"Now we have to eliminate sludge," explains Norm Winer, the program director at Boston 's WBCN, "the self-indulgence and excess that is one of the hallmarks of this type of radio. We're not saying 'Compromise,' but we are saying, 'Don't waste anytime; don't take any chances; play a record you know is good.'" Of course playing a record that has proven to be "good" means, as in AM, playing a record that sells.
WBCN do not play All Hits All the Time, but three years ago the station introduced what is called an "emphasis section." The emphasis section consists of high-selling records, determined by trade magazine national charts and surveys of 20 Boston record stores: records being given heavy air-play at other progressive FMs across the country; records by artists appearing in Boston; and new records by superstars. In all, the section comprises 75-80 albums. According to Winer a DJ does not have to play emphasis records if he or she doesn't want to. But DJs are encouraged to, and logs of their shows are checked at intervals by station managers.
The music has been tightened even at San Francisco's KSAN, long regarded by programmers as the most free form of the big commercial stations. At KSAN the emphasis section is large and the pressure to play from it subtle. Bu t management constantly reminds DJs to cater to young, white rock fans, who make up the bulk of the station's audience. The emphasis section, known as the "red-dot file," consists of several hundred "meat and potatoes records," as station manager Jerry Graham describes it. DJs are not actively encouraged to play from the red-dot file, but the word gets to those who consistently stray too far from playing rock selections.
"They didn't make you do anything," recalled Dusty Street, a KSAN DJ who played mostly rhythm & blues and soul. "But Donahue wanted more rock. He was right because he wanted a radio station that was successful."Street switched her daily show to weekends to avoid demands from young rock fans that she play less soul and, according to her, "more Iron Butterfly." Then she left the station altogether, refusing to compromise with management by cutting back on black music.
TOP 40 FMs MUSCLE IN
A new fear now is causing programmers at FM rock stations to regulate the music they play: Top 40 FMs. Top 40 FMs play single hits with a liberal smattering of album cuts. They tend to suck away younger listeners, those 18 and 19, from the progressive stations just down the dial.
After abandoning its syrupy love-song format in 1970, ABC experimented with a free-form approach but jettisoned it when the network found that "too many people were getting carried away with freedom." ABC was beset with DJs "ignoring regulations, uttering obscenities over the air and talking about marijuana, cocaine and heroin. I was spending all day with the legal department trying to bail out one station or another," remembers Shaw. In search of marketable "taste" and control over music and news programming that would not embarrass parent ABC, Inc. in Washington, ABC radio imposed a strict, blander format in 1971.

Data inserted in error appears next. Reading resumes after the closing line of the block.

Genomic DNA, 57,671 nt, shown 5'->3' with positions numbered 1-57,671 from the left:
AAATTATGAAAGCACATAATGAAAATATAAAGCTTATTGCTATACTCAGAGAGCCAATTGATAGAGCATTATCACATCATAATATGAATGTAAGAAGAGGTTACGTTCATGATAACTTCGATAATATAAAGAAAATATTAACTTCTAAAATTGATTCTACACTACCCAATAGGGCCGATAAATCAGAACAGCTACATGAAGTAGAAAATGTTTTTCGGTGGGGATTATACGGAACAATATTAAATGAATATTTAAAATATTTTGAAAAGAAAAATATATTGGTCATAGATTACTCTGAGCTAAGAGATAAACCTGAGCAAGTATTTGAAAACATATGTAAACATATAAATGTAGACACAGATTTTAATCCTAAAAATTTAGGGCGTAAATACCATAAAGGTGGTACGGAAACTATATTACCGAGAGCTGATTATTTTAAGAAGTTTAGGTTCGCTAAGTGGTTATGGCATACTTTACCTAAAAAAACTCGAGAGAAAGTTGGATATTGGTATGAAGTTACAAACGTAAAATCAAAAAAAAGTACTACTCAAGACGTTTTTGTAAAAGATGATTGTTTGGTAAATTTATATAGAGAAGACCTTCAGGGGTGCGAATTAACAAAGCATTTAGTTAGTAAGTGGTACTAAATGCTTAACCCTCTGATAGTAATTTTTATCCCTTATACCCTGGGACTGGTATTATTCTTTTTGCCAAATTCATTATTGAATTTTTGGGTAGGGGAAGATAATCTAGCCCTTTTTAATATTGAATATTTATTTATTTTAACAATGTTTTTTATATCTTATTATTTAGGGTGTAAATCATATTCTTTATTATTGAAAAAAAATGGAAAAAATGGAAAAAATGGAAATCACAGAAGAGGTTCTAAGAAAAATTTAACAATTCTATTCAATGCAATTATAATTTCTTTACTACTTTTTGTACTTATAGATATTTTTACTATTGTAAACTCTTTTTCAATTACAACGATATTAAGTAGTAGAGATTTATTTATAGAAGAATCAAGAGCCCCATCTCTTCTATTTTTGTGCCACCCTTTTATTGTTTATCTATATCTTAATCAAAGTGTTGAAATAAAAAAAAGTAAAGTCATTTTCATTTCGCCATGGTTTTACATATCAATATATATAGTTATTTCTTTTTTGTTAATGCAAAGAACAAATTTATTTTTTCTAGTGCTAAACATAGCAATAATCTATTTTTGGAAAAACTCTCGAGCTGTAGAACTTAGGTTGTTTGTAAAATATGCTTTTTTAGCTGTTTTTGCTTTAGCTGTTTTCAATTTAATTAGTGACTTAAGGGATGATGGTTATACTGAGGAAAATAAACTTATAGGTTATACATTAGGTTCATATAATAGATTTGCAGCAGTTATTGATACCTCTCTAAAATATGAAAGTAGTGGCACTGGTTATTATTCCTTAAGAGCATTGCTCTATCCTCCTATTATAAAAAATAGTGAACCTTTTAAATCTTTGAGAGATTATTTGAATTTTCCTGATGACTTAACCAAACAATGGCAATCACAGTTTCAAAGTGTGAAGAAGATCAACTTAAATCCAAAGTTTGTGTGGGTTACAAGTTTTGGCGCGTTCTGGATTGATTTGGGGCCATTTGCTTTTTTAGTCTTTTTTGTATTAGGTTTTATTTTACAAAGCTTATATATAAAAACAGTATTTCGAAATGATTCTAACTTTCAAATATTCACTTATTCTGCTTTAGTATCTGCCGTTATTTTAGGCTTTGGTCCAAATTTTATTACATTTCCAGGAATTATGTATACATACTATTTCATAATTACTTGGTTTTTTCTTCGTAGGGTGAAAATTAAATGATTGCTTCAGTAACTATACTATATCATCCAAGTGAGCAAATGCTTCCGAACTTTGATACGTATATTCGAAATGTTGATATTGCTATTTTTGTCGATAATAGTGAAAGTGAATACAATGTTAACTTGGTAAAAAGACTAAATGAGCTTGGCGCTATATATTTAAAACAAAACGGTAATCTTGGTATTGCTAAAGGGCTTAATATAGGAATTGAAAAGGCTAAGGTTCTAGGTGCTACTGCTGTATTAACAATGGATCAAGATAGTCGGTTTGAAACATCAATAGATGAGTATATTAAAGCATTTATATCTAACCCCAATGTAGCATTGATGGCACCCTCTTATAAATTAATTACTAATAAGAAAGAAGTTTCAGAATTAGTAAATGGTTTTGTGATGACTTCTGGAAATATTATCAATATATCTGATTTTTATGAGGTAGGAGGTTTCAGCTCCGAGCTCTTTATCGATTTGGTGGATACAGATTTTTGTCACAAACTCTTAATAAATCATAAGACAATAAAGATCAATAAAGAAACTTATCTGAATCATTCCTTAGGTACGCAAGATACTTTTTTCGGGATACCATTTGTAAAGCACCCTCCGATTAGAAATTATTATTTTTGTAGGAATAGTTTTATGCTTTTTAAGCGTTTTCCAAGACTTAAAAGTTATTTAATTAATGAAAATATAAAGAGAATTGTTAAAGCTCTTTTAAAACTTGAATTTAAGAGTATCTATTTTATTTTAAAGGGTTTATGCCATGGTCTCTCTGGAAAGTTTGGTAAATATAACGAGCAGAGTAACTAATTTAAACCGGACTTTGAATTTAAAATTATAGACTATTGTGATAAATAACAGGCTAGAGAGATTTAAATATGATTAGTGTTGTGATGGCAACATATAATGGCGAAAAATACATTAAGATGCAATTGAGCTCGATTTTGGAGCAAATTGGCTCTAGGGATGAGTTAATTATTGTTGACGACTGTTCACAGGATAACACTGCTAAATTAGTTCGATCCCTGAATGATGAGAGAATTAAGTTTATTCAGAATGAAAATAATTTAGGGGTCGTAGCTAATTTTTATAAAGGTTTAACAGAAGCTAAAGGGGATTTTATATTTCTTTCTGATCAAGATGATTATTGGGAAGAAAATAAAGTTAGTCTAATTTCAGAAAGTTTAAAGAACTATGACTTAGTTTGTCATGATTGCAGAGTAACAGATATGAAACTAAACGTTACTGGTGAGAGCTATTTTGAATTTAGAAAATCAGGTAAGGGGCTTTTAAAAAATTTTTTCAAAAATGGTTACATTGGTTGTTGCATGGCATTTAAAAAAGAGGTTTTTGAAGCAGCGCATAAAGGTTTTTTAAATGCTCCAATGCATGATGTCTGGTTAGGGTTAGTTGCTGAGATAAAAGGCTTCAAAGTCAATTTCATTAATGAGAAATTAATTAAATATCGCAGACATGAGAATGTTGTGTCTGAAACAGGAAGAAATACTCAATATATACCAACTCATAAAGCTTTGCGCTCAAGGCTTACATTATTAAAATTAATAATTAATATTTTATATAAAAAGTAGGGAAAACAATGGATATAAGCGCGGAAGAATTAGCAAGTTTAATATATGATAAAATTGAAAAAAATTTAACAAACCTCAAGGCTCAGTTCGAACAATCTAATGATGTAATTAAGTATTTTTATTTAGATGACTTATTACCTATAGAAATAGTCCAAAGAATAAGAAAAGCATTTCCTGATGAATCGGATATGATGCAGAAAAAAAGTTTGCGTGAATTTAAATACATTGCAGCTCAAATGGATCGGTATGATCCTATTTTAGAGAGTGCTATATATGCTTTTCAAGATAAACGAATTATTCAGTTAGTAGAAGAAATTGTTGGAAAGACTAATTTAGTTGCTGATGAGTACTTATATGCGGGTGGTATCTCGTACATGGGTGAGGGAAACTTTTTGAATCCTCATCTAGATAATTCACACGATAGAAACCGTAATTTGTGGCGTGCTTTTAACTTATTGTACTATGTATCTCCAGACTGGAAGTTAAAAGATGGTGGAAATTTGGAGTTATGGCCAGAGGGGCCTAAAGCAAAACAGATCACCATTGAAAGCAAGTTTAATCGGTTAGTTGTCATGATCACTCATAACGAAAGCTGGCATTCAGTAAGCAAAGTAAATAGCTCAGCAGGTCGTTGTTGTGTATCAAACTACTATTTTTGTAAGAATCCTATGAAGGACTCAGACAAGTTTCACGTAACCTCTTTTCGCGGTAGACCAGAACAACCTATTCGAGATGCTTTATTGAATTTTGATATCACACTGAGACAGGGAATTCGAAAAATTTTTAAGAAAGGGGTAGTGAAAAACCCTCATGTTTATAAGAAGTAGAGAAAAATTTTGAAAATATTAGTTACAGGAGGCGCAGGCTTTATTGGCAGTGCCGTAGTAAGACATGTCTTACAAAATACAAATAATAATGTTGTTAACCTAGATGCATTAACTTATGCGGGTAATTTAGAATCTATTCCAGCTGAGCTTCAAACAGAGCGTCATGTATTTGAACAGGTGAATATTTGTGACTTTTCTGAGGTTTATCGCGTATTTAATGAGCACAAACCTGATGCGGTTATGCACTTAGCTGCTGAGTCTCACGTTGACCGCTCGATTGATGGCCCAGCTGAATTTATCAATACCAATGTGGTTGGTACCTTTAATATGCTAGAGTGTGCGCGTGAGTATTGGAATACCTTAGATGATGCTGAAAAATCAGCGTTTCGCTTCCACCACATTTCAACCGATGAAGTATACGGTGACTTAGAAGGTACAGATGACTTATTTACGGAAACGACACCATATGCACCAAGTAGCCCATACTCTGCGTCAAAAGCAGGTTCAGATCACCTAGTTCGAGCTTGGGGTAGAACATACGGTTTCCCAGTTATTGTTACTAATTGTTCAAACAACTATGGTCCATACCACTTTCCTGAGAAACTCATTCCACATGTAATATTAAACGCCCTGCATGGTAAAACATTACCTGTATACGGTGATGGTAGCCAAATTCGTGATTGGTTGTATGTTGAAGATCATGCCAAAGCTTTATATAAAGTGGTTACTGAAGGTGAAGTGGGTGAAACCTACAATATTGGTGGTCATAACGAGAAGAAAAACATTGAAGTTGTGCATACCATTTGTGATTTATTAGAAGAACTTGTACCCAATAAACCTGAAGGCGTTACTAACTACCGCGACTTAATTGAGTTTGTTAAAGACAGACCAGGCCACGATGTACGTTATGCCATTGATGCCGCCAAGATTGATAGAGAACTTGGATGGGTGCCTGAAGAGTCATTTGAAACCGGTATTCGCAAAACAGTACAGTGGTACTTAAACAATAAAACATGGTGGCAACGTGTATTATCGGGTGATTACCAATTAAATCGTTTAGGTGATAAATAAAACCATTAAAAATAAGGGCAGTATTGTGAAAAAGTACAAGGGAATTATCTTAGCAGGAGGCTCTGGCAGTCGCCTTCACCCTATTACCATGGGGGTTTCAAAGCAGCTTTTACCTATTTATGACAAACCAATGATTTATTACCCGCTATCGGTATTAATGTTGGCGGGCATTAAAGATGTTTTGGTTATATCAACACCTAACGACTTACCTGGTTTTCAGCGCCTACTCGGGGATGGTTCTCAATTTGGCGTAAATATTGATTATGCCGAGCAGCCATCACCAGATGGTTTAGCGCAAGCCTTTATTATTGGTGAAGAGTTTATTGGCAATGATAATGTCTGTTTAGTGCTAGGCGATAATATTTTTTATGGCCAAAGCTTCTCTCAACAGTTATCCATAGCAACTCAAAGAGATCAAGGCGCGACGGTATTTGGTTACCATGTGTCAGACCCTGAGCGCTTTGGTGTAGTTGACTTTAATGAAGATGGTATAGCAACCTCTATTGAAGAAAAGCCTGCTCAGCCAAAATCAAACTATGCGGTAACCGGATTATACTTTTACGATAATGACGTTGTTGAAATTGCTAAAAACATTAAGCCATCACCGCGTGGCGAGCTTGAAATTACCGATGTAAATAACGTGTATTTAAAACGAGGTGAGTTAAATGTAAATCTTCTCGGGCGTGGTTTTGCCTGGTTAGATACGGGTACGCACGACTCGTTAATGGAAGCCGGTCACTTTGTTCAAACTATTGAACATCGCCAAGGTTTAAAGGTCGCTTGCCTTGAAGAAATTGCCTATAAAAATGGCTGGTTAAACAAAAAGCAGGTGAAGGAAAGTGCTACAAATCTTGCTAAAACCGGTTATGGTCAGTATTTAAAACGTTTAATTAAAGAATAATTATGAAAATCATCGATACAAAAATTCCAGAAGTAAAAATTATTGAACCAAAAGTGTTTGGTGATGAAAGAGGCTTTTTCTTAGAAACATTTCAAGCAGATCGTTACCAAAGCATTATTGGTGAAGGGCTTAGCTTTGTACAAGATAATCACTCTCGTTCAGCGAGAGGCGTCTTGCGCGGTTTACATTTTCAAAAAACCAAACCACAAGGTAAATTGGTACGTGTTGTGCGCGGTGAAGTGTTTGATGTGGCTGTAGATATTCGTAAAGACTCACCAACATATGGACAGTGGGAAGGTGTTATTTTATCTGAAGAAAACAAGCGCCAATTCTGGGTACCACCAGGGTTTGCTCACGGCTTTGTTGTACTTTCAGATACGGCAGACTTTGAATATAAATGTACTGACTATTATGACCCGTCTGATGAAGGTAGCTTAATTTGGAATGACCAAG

The new format mixes 15 to 20 hit singles each week with some 20 to 30 albums from which two to four cuts have been chosen. Each single is repeated every five hours. To a large degree, the records are selected centrally in the New York office, with input from the local stations to cover regional differences. ABC follows this format on its stations in New York, Los Angeles, Chicago and Detroit. Significantly, the ABC formula is succeeding against progressive FM stations in some cities, particularly New York and Los Angeles, where Shaw claims ABC is beating Metromedia's WNEW and KMET.
SOFTENING THE NEWS
Metromedia has been more patient than ABC. It sank several million dollars into FM rock back in 1968, waiting, in some cities like San Francisco, until 1972 to turn a profit. By granting relative autonomy to individual stations, Metromedia gained a reputation for hip capitalist enlightenment. Tom Donahue said last year that Metromedia "wants us to keep our nose clean and make money. Not necessarily in that order." The company has stuck with an approximation of the original free-form music programming. But like ABC it has fired outspoken newscasters who overstepped the bounds of what might be called its "free-form corporate format."
At KSAN, Metromedia fired newscasters regularly during the turbulent early '70s. First to go was Roland Young, a black DJ and newscaster who read over the air a telegram defending Black Panther Chief of Staff David Hilliard. Hilliard had angrily told a "peace and love" crowd at the San Francisco Moratorium that "We will kill President Nixon. We will kill any mother-fucker that stands in the way of our freedom." The telegram urged listeners to duplicate Hilliard's message in their own letters to the White House, so that Hilliard could not be singled out. Young was quickly fired by the station manager. "Roland Young was released from KSAN for a number of reasons, and that was one," recalled George Duncan, president of Metromedia Radio. You don't incite to riot on a radio station. It's against the law."